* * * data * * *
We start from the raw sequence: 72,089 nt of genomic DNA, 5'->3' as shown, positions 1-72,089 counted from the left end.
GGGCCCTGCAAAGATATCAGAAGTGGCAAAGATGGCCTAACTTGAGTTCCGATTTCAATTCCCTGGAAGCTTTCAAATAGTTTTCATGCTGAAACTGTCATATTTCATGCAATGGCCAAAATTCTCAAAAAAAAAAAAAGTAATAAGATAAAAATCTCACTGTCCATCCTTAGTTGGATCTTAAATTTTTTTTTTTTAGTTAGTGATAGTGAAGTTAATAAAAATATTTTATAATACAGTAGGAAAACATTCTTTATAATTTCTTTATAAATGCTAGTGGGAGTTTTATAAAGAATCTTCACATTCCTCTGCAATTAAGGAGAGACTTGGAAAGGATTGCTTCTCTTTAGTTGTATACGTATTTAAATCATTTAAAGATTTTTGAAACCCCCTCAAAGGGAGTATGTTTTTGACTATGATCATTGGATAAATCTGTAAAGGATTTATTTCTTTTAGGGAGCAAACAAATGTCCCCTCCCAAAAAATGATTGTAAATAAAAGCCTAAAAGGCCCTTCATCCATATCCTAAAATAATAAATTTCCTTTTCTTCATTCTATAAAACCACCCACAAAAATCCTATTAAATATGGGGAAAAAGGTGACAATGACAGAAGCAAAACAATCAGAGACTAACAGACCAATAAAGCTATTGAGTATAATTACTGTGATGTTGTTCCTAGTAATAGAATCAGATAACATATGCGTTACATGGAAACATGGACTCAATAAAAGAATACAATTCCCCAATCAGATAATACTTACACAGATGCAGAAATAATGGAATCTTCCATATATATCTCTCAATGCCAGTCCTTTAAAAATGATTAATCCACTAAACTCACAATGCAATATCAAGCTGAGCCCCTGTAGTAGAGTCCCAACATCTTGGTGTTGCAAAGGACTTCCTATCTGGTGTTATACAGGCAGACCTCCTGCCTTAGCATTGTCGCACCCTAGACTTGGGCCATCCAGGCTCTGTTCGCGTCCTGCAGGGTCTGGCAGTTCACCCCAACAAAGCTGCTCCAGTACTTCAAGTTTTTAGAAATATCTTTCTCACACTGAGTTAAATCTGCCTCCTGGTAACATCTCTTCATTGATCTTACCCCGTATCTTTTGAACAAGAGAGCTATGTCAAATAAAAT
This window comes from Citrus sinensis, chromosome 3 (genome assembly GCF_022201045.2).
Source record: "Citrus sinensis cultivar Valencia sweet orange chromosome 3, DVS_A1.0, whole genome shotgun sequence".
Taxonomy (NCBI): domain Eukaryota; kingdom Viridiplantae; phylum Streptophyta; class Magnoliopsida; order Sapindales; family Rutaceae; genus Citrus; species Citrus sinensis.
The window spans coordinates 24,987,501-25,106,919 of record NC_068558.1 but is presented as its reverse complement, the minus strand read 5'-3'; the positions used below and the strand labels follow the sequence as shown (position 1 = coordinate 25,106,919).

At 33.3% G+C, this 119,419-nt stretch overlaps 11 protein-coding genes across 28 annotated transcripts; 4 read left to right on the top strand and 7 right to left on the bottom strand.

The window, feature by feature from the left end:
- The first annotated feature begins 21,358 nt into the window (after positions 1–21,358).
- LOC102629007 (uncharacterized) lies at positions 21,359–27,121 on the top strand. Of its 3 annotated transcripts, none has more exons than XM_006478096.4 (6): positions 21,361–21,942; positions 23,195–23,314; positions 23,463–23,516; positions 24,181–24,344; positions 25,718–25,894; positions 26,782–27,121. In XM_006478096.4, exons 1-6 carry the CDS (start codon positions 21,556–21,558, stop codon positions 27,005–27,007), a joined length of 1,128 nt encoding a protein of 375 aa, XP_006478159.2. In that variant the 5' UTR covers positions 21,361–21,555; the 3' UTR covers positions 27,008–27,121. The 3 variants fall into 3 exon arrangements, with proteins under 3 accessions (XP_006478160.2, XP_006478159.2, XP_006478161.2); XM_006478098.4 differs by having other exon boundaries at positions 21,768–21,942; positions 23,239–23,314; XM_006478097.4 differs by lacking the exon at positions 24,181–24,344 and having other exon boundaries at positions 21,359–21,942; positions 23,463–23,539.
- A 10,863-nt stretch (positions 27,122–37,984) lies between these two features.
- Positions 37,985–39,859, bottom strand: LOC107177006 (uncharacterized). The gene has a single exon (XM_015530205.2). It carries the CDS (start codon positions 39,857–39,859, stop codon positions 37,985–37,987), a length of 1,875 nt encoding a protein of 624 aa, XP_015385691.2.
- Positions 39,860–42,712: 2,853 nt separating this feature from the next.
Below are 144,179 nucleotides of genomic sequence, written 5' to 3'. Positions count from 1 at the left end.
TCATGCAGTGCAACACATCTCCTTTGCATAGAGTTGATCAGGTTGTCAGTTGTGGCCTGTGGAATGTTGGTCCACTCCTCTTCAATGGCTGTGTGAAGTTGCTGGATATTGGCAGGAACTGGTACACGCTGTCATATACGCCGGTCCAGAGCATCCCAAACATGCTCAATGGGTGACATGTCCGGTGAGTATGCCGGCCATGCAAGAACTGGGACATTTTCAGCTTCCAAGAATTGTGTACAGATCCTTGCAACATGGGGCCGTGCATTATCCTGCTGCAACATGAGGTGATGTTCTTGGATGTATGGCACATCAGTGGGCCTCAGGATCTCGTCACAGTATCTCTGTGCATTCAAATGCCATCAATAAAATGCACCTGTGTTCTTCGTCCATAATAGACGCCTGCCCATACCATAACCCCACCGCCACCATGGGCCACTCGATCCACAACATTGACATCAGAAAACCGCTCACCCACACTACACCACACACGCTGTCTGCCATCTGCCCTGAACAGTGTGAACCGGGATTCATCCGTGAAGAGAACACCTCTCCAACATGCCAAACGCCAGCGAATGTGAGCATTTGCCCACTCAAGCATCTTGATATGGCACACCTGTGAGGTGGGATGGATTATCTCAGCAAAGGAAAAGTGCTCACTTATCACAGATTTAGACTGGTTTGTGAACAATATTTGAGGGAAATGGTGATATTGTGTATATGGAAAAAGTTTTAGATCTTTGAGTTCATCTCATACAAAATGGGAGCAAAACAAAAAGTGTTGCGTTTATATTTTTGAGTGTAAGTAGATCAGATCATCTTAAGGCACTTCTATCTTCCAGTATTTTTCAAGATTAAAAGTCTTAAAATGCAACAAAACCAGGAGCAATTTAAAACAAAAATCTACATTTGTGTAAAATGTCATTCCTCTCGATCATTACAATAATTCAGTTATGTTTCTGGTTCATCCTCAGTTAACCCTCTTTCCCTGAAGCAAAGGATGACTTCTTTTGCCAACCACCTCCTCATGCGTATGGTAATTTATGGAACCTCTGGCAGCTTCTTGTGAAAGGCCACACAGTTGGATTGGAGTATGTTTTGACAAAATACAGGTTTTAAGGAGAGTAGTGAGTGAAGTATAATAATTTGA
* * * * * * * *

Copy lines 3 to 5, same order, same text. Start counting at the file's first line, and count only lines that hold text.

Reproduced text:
This window comes from Citrus sinensis, chromosome 3 (genome assembly GCF_022201045.2).
Source record: "Citrus sinensis cultivar Valencia sweet orange chromosome 3, DVS_A1.0, whole genome shotgun sequence".
Taxonomy (NCBI): domain Eukaryota; kingdom Viridiplantae; phylum Streptophyta; class Magnoliopsida; order Sapindales; family Rutaceae; genus Citrus; species Citrus sinensis.